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  • Writer's pictureRob Ervin

Rob Reviews "Eighth Grade"

I cannot even imagine how life would be if I had the technology around today when I was in my formative years. With the number of distractions kids have today combined to the access of knowledge that comes with it, it seems like each generation wants the next to grow up faster and faster. Add to this the speed at which the technology moves and it is easy to fall behind. When making “Eighth Grade,” one of the aspects of comedian/writer/director Bo Burnham had to change was having his cast communicate via Facebook, and when told that “no one uses Facebook” (which made it into the script that way), he had to alter it to fit what the current group of adolescents is actually using.

With a script that centers around Kayla Day (Elsie Fisher) and her chaotic last week of middle school, I was amazed on how much I actually identified with “Eighth Grade”. Even with her series of videos, Instagram posts, Snapchat pictures, and more, the themes of simply trying to find where one fits into the larger social picture at a time where EVERYTHING is changing is one that is universal no matter the generation. Fisher is nothing short of brilliant here with no only her delivery of Burnham’s dialogue but also simply to convey what Kayla is going through on every level. There were multiple moments during this film where I found myself almost holding my breath as she deals with mean girls, trying to impress here crush, and even simply trying to understand her relationship with her father. As a bit of an oddball myself in those pre-teen years (who am I kidding; I am still that way), I found myself going back to specific moments in time as I was going to a decent-sized fish in a decent-sized pond into the game changer that was high school. I will say this: I wish there was a “shadow day” like is featured in “Eighth Grade”… or do I?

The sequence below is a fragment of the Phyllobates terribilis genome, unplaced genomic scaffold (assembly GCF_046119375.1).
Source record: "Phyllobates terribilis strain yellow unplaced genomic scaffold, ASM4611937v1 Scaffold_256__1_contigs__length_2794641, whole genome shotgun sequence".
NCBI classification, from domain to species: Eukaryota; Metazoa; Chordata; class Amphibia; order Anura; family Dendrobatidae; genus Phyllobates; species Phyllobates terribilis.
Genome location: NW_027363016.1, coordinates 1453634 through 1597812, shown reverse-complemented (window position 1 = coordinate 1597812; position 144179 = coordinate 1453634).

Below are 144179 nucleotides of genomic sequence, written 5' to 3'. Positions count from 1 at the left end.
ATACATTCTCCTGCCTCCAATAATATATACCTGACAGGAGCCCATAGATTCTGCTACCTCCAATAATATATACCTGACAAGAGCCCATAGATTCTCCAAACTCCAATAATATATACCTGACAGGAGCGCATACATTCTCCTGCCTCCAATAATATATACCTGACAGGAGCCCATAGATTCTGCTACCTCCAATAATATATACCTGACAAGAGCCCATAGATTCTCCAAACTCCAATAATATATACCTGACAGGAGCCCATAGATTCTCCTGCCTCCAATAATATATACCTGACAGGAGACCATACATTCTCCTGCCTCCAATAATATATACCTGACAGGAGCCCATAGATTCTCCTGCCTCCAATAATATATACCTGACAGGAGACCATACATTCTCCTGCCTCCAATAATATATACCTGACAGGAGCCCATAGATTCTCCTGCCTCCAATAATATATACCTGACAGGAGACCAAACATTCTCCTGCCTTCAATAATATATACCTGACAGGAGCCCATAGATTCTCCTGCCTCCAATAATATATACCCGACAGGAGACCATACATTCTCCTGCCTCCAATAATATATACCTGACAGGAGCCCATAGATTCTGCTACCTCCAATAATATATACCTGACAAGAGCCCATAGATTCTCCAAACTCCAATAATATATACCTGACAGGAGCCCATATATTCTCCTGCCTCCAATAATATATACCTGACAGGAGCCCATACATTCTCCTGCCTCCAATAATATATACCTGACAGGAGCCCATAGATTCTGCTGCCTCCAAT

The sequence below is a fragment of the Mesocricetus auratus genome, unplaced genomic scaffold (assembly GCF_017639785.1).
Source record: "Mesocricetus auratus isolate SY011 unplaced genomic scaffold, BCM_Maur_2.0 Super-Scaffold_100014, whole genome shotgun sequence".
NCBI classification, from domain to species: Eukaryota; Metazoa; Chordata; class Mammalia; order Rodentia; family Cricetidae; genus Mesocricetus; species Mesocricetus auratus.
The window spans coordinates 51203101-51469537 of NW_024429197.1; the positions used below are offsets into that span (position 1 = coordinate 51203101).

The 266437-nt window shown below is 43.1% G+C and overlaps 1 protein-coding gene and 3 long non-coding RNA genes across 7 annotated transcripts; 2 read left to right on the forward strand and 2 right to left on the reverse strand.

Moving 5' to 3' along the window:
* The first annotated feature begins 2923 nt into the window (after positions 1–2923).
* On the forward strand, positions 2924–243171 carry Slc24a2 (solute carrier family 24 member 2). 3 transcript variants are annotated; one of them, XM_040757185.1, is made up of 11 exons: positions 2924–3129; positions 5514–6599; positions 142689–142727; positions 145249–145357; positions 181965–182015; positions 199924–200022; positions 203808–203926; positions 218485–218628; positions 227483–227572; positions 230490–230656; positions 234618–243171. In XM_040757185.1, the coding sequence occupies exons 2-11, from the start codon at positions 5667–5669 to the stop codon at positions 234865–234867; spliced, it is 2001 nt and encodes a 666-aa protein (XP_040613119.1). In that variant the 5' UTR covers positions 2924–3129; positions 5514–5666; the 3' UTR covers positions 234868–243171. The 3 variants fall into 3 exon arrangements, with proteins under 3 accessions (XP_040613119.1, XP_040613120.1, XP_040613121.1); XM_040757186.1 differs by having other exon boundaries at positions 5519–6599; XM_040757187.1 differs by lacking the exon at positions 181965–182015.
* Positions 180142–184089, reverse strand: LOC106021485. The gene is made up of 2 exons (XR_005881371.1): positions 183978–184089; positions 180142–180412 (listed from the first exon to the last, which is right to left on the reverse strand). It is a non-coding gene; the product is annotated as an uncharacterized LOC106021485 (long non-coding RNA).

A big hit at a number of film festivals (including Sundance and even at our own Dallas International Film Festival), Burnham has truly delivered script that hits home no matter who you may have been back in those days and may still be today. My hope is that this film gets to as large of an audience as possible so it can truly be appreciated in the way that it should be, so get yourself a hall pass (much like we did at the screening I attended) and spend about an hour and a half with “Eighth Grade”!

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